Leo and I slept one night 200 feet up in Angeline. We each had a tree boat to sleep in and a fat sandwich for supper, made by Vanessa. Vanessa also packed a small pillow for my head. What a tender touch, and I still smile at her kindness. At sunset that night, a cluster of bees swirled in front of their home’s opening in the tree trunk, close to us but not so close to put us in danger. They spun so fast in the golden light that I thought they must be spinning golden threads. I’d never seen anything like it before. We heard frogs and various birds calling throughout the night. The haunting calls of the owl known as The Mother of the Moon made me feel alive in the darkness in a whole new way. As soon as the sun disappeared, some wild flower opened, sending her thick, sweet, jasmine-like scent out into the forest. There is a night-blooming flower there called The Lady of the Night. Perhaps it was she who perfumed me high in the tree. The next morning, I planted an orchid in Angeline—adding to Leo’s on-going project to bring more flowers to this huge tree. Standing up in her crown, her massive branches twist and undulate out in every direction, as if each leaf wants to touch yet another part of the wide open sky. Leo says she could be 500 years old. Maybe older. Angeline truly does embrace the sky. Being held by her, and having slept in her arms, the experience holds me in its own embrace, and will forever.
The last tree we climbed was another ceiba tree. I’m proud to say that I managed to climb up about 140 feet in only an hour. That’s a long way in a short time for someone my age. Leo and I sat on the thick branches and also walked along the branch. Since my moniker is WildTreeWalker, I had to walk on high. Close by was a huge bromeliad in bloom. It must have been eight feet across and twelve feet high, and inside its leaves, more than a dozen pink blossoms with hues of blue opened out into its sky-high world. A falcon with white stripes under its wings circled that tree three times. I almost felt as though I could reach up and tickle a feather. Monkeys crashed through other canopies close by, and wild parrots stitched the sky with their raucous calls and green wings. Doves in every direction sang to the day.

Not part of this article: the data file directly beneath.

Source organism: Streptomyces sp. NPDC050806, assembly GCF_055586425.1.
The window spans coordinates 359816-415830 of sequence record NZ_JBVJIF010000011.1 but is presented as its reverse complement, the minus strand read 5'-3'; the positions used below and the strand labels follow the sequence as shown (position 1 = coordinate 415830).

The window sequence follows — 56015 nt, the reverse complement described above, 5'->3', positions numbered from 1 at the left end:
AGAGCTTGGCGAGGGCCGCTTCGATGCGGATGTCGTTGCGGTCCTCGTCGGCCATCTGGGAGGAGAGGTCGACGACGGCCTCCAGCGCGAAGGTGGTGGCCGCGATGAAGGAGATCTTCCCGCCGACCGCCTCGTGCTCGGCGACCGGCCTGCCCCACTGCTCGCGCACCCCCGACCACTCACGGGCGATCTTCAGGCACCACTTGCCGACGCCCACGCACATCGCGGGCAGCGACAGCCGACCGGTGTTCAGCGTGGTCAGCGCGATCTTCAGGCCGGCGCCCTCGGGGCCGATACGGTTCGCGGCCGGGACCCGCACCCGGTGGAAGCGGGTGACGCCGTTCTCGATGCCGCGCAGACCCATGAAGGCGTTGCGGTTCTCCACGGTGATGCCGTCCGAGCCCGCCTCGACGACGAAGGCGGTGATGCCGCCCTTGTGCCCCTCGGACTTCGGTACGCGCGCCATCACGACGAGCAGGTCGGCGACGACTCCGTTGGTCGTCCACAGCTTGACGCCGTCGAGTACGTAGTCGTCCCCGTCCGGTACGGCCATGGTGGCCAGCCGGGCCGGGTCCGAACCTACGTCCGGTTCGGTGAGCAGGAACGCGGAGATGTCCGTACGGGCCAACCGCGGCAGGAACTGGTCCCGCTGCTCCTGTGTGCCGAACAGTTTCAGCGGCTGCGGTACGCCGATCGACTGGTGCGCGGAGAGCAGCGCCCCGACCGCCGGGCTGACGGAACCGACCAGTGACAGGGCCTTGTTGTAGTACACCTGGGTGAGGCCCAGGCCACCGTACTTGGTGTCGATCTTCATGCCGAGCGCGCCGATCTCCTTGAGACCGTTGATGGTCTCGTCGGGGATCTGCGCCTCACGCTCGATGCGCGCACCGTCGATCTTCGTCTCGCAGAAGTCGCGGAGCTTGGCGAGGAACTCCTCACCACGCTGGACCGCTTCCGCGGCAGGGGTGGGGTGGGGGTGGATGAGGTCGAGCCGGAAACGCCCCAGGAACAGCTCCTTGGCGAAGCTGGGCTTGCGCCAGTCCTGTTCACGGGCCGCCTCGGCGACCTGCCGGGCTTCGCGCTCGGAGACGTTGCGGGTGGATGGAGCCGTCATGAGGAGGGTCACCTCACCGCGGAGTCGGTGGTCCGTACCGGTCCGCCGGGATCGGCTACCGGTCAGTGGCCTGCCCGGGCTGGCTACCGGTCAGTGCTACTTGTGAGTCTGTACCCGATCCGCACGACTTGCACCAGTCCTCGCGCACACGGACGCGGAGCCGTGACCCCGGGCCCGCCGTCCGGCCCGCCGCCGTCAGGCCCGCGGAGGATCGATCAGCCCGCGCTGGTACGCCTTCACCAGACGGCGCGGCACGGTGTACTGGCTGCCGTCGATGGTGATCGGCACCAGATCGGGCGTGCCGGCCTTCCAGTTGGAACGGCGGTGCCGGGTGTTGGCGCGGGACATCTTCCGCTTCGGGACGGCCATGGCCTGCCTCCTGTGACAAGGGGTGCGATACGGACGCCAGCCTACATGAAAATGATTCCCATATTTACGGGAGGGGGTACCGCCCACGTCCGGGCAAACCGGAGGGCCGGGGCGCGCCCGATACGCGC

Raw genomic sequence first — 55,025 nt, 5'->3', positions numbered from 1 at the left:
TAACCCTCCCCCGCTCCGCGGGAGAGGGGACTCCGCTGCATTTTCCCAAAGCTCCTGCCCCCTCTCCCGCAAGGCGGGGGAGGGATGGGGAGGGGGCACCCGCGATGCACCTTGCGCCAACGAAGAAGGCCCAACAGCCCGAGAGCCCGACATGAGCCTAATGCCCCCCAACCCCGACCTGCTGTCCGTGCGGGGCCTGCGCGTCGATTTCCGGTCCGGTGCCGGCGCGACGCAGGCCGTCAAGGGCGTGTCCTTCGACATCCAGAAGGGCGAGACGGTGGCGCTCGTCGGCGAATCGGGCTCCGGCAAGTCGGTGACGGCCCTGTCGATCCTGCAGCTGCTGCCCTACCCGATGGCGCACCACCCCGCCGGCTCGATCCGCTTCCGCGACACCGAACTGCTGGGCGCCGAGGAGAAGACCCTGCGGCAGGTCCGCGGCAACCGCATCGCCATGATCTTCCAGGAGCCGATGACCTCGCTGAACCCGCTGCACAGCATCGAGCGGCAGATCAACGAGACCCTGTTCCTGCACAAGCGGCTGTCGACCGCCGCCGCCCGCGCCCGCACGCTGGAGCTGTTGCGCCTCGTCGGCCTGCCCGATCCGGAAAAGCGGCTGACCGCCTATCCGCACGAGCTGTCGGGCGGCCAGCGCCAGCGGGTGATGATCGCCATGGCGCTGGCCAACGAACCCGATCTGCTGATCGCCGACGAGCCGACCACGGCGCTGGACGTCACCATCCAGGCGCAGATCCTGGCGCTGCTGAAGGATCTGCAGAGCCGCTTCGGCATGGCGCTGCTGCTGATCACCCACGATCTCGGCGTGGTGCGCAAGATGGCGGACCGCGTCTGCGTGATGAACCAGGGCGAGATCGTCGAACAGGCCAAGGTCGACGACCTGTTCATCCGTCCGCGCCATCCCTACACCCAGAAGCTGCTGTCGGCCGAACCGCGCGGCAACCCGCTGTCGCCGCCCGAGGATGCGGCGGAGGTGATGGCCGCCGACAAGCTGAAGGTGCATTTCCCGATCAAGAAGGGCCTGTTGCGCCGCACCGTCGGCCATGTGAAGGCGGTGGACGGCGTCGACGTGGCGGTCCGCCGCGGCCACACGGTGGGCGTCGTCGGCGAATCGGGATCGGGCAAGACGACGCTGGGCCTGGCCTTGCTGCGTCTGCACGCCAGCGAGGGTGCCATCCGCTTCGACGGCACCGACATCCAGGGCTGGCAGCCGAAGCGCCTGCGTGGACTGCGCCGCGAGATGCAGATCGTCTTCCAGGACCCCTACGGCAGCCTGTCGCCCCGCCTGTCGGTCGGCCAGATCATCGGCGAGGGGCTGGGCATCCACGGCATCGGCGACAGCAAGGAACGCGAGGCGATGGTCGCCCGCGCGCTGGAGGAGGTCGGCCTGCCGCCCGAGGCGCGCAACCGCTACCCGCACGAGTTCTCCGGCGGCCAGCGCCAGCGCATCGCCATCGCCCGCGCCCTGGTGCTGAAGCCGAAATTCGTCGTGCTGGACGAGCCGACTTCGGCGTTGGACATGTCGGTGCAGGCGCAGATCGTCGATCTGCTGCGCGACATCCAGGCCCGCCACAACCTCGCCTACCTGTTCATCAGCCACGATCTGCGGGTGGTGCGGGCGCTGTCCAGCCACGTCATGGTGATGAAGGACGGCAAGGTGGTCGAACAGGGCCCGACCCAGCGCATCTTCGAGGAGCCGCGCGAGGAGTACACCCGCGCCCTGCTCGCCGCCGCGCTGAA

In each tree we climbed, the golden afternoon light landed on us like melted butter. Because he’s a superb photographer, Leo knows how to dance with the light. Being high up in trees is an adventure and blessing all on its own. Being there in the golden light of the afternoon and, sometimes, the early light of the new day, made me feel more like a part of the mystery of life of each tree. Touching the branches lit up by the sun, feeling the lichen that grows on them, sometimes a soft green, sometimes a gentle brown, sometimes almost pink, the “magic hours” of light on the branches and leaves added a rich dimension, taking me deeper into the experience.
As much as I accomplished in Brazil, what stays with me the deepest, with its own rhythm and richness, is the way Brazil entered into me. It’s as if I Brazil took me into her embrace, sending her wild tendrils into my being, and in return, asked me to leave something of my own fragrance with her.
More informations about the Katherine Holden project: click here!